For the last 27 years the International Snowmobile Manufacturers Association (ISMA) has set a formal “International Snowmobile Safety Week” with hopes of reinforcing a positive message about safe riding. In January it will become No. 28.
While the formal week dedicated to the program is January 15-23, 2022, now is a great time to review the basics when it comes to snowmobile safety because the season will be upon us soon (hopefully!).
Here’s the press release from ISMA (below), complete with their unique forms of grammar:
International Snowmobile Safety Week: January 15-23, 2022
The snowmobile community will sponsor the 28th annual International Snowmobile Safety Week. This is a special event for the snowmobile community, including State and Provincial Snowmobile Associations, Visitors and Convention Bureaus, Chambers of Commerce, Snowmobile Clubs and local and state and provincial agencies joining together to recognize the importance of safe, responsible snowmobiling.
Many groups highlight safety week by holding various snowmobile safety training programs. All of the efforts highlight the key position statements highlighted by the safety week efforts. Those key points include:
- Snowmobiling and alcohol don’t mix – Don’t drink and ride.
- Smart Riders are Safe Riders – Take a snowmobile safety training course.
- When night riding slow down – Expect the unexpected.
- Know before you go – Always check local ice conditions
- Cross with Care
- Know the risks and be prepared – Make every trip a round trip
- One is the loneliest number – Never ride alone.
- Ride safe, stay on the trail – Respect private property.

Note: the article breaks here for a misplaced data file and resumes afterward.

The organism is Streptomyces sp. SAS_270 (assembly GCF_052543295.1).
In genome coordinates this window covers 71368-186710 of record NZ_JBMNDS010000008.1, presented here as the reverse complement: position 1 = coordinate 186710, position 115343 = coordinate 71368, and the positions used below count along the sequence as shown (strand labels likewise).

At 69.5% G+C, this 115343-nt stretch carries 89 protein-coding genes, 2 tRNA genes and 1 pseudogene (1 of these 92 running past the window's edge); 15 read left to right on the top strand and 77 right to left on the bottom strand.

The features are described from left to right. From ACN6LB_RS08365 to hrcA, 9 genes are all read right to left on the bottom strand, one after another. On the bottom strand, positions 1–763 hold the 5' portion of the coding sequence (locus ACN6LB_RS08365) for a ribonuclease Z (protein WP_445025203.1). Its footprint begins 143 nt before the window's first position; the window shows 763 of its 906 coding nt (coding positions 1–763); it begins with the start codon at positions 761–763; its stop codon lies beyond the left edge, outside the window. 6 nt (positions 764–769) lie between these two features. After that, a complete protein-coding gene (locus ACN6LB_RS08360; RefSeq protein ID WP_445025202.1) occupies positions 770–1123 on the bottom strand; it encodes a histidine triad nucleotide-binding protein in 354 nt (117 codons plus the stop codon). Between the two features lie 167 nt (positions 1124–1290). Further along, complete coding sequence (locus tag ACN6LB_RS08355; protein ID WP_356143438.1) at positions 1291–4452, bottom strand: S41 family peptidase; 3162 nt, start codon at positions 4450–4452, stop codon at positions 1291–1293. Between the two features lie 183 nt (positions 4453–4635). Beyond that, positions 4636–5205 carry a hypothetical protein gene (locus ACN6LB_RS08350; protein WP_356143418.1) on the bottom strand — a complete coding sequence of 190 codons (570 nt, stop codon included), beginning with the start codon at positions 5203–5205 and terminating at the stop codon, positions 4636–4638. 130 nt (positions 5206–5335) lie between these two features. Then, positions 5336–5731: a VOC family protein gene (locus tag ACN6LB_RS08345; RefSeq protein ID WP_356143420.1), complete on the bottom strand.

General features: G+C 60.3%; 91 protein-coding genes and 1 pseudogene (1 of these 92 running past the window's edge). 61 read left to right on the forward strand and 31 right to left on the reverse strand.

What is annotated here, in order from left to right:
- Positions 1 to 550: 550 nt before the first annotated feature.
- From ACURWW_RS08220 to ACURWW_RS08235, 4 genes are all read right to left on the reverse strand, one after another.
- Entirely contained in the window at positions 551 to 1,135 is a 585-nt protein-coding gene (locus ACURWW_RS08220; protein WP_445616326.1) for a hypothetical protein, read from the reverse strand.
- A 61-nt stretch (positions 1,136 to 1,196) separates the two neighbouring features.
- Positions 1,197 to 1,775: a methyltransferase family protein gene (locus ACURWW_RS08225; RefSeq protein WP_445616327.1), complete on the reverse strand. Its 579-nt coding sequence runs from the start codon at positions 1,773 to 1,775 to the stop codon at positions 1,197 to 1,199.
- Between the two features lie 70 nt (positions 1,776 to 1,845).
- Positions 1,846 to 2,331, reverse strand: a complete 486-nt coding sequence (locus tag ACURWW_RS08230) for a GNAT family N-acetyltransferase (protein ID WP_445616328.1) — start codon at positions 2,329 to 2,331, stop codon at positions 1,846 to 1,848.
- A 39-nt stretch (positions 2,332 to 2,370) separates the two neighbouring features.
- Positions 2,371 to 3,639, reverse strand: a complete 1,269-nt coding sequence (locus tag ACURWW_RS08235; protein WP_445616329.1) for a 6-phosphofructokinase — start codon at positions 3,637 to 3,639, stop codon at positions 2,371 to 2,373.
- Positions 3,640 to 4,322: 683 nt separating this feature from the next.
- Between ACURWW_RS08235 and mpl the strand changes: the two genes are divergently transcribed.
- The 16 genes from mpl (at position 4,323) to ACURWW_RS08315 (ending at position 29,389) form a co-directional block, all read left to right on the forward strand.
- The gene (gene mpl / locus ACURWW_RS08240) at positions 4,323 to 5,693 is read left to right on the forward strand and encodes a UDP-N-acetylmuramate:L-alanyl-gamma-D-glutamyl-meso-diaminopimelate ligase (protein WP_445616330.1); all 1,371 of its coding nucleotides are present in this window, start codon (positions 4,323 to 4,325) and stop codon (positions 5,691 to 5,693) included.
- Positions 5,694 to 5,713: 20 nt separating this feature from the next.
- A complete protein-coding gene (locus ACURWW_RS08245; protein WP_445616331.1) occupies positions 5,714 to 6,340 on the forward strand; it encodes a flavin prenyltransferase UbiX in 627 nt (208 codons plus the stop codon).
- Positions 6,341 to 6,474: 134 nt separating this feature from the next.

When snowmobiling in Avalanche terrain, always check the existing conditions. You can do so by visiting one of the two websites:
The five guidelines for mountain terrain riding:
- Get the Gear: Ensure everyone has an avalanche transceiver, shovel, and probe on their person and knows how to use them
- Get the Training: Take an avalanche course
- Get the Forecast: Make a riding plan based on the current avalanche and weather forecast
- Get the Picture: If you see recent avalanche activity unstable snow exists. Riding on or underneath steep slopes can be dangerous
- Get out of Harm’s Way: One at a time on all avalanche slopes. Don’t go to help your stuck friend. Don’t group up in runout zones.
This year we are continuing our effort that all snowmobilers must respect private landowners and public land and the land managers. We highlight the need to protect land use privileges and to stay on the trail and if you don’t know – don’t go. Remember to Take the Pledge at https://snowmobilepledge.com.
Snowmobile Clubs and Associations / Federations are encouraged to invite local representatives from the business community to go snowmobiling and show them our known, safe riding standards. There is information available from the ISMA Office to help support your efforts. That information includes the Safe Rider video chapter series, with 13 videos, located on the www.snowmobile.org and www.gosnowmobiling.org websites. All of the videos are free and can be downloaded and used at local events. There is a Safety Week Manual available to download, from www.snowmobile.org, with ideas on how to set up a Safety Week event and get the International Snowmobile Safety Week recognized in your community.
During your campaign activities, we encourage you to take photos and share them with others on our Facebook page: www.facebook.com/GoSnowmobiling.
Snowmobiling is a Fun Family Activity where we must keep safety as a top of mind awareness issue.
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